A Canadian male supermodel who walks the fashion runways of Paris and appeared on front covers of trend-setting magazines relayed his story to British Columbia politicians during a special screening of a documentary film that follows his life-changing surgical transition from a depressed and suicidal female to his true self inside and out.
The screening of the documentary, Krow’s TRANSformation, for B.C.’s provincial politicians was one of many events across Canada on Wednesday marking Transgender Day of Remembrance that acknowledges the discrimination, harassment and marginalization that transgender people experience.
A Transgender Day of Remembrance ceremony was also held in front of the provincial legislature, where the transgender pride flag was raised for the first time. In Alberta, the same striped pink, blue and white flag was raised at the Federal Building plaza in Edmonton and at Calgary’s McDougall Centre.
Transgender Day of Remembrance events were also held in Vancouver, Edmonton, St. Catharines, Ont., Toronto, Kingston, Ont., Ottawa, Montreal, and St. John.
Today the transgender flag was raised at the BC legislature for the first time. In a better world this would be a moment of celebration, but in a world where so many trans people are hurt & killed for who they are, it is a call to fight for a BC where trans people are safe. <a href=”https://twitter.com/hashtag/TDOR?src=hash&ref_src=twsrc%5Etfw”>#TDOR</a> <a href=”https://t.co/J8TErZkSKy”>pic.twitter.com/J8TErZkSKy</a>
Krow, who’s now 24 and prefers to use only his first name, said the documentary follows a three-year period of his life where he undergoes his transition starting at age 18. It also touches on his earlier modelling career that started when he was a 12-year-old girl.
“I modelled until I was just 18 and then I stopped for a while, did my transition, and then I started up modelling again just last year and it’s been incredible.”
Krow, who grew up in Maple Ridge, B.C., said his life was confusing and conflicted during his youth, but the transition helped him become who he was supposed to be.
“Before my transition it was definitely a very dark time of not feeling comfortable with myself and who I physically was versus who I was on the inside,” he said.
“After being able to have the confidence to change that and have the support of my friends and family to help me through that time, I had such an incredible change of views on life and enjoying things to the fullest while being myself.”
Despite Krow’s successful transition, the cross-country ceremonies were reminders of the realities transgender people face, including discrimination, hate, violence and even death.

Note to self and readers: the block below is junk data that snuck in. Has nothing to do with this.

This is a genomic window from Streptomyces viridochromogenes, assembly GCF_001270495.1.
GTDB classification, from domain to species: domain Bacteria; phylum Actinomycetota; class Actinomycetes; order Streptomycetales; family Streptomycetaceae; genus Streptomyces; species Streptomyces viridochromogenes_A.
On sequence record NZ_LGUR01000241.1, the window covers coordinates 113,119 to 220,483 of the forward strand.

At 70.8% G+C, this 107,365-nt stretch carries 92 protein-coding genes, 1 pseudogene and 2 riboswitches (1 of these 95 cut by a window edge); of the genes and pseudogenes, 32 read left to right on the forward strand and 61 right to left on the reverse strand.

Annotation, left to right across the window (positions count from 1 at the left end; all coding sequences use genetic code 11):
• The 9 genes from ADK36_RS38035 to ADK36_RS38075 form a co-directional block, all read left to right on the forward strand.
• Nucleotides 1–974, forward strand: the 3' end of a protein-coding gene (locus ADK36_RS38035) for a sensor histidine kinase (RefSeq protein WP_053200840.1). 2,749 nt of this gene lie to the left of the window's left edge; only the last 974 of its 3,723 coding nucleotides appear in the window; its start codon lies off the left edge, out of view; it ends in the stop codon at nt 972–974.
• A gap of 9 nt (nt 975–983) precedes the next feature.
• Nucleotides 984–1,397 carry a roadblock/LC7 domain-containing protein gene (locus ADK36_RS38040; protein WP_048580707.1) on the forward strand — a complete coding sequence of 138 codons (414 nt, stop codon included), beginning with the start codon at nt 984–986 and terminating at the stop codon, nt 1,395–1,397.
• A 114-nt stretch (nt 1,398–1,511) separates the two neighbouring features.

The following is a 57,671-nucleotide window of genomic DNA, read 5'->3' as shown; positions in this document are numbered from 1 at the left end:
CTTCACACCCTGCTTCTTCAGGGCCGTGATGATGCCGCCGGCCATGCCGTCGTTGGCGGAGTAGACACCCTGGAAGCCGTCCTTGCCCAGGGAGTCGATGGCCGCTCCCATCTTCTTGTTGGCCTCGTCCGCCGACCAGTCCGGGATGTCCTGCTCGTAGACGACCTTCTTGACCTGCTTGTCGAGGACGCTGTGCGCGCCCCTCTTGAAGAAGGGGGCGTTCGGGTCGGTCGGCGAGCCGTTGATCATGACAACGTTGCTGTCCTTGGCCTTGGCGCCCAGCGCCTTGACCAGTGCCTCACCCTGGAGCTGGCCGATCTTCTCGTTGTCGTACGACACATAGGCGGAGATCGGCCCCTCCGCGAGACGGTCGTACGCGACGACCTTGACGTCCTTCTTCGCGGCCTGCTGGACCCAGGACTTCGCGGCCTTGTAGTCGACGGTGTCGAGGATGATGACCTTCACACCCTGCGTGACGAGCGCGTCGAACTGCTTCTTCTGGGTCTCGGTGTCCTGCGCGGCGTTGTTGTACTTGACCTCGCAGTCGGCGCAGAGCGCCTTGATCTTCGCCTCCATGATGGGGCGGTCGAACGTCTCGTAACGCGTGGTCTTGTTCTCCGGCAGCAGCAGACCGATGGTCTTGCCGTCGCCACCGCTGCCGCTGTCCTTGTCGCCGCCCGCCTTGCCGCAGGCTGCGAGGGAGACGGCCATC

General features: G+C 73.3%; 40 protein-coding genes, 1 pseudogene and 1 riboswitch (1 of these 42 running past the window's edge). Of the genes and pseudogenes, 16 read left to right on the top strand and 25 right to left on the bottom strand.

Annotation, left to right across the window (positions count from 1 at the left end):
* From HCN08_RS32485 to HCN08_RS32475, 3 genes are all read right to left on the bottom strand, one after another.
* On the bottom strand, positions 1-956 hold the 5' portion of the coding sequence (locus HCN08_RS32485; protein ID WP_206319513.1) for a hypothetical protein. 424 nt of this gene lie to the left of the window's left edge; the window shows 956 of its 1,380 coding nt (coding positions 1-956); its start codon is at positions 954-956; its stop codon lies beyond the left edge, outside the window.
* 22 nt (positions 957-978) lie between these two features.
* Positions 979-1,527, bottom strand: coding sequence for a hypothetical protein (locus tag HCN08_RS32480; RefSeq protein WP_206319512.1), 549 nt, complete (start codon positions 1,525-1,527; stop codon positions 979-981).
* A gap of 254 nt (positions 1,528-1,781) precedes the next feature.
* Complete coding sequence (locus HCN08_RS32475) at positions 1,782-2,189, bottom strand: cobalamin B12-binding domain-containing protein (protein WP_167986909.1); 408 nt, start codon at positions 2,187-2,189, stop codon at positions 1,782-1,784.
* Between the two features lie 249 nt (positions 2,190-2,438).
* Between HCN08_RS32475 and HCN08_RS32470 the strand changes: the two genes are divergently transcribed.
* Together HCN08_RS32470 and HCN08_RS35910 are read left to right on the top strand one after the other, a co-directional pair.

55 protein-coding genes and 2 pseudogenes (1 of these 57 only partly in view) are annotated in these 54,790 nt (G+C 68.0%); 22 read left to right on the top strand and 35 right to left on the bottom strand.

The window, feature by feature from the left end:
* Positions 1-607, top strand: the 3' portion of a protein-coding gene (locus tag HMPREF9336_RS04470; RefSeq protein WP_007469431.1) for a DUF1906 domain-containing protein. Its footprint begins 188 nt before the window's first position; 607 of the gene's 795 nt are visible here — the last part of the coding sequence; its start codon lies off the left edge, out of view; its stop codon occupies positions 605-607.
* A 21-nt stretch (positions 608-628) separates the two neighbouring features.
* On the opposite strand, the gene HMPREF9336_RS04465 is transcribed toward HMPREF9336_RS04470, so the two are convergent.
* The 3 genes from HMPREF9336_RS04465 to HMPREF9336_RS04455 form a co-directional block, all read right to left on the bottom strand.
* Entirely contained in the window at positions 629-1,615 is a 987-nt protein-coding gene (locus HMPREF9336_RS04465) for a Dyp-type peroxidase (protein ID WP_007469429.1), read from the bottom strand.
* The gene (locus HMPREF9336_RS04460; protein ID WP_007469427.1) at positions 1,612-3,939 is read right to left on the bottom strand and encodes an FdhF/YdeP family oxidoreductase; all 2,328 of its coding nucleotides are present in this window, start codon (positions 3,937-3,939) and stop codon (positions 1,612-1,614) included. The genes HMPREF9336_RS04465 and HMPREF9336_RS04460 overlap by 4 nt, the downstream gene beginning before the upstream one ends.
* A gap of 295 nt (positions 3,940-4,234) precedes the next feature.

Mitzi Dean, the NDP’s parliamentary secretary for Gender Equity, cited research by the international advocacy group Transrespect versus Transphobia Worldwide, reporting 331 cases of killings of trans and gender-diverse people in the year up to Sept. 30, 2019.
“The vast majority of those who are murdered are trans women of colour and their average age is just 31 years old,” she said at the flag-raising ceremony. “They’re activists, stylists, civil servants, sex workers, artists and more. They live among us, with us, in our neighbourhoods.”
Trans activist Chrys Tei, who transitioned from a man to a woman, said the flag is a powerful symbol to the rest of the world.
“Let us each commit to the work needed to fulfil this symbol for every youth without a family of choice, every neighbour who is uncertain but wants to reach out, and for our planet who needs us now more than ever.”
Liberal Jane Thornthwaite said viewing the documentary was a moving experience for members of her caucus.
Thornthwaite, who appears in the film, said she wanted her colleagues to develop more compassion and empathy for transgender people, especially youth and the families of young people going through gender transition. She said the Liberals ordered pizza for the screening and had a lengthy discussion after the preview.
“I just feel that we have to do a better job educating people on what are the issues with trans youth,” said Thornthwaite. “They have higher incidents of mental illness, higher incidences of bullying, more so than other members of the LGBTQ community. I just want to increase the empathy and compassion for these people.”
New Democrat Spencer Chandra Herbert, who also appears in the documentary, said his meeting with Krow was one of the reasons he pushed for legislation supporting gender identity and expression.
Vancouver filmmaker Gina Hole Lazarowich said the documentary — which was to be broadcast Wednesday on OUTtv — has already been screened at film festivals in London, Spain and Palm Springs to enthusiastic and award-winning responses.
She said it took her four years to make the documentary she called a labour of love.
“When I first started with him in year one, somebody said to me he might commit suicide,” said Hole Lazarowich. “I just kept on following, following him and I just kept on seeing him getting happier and happier. I just started calling the documentary a metaphor for life.”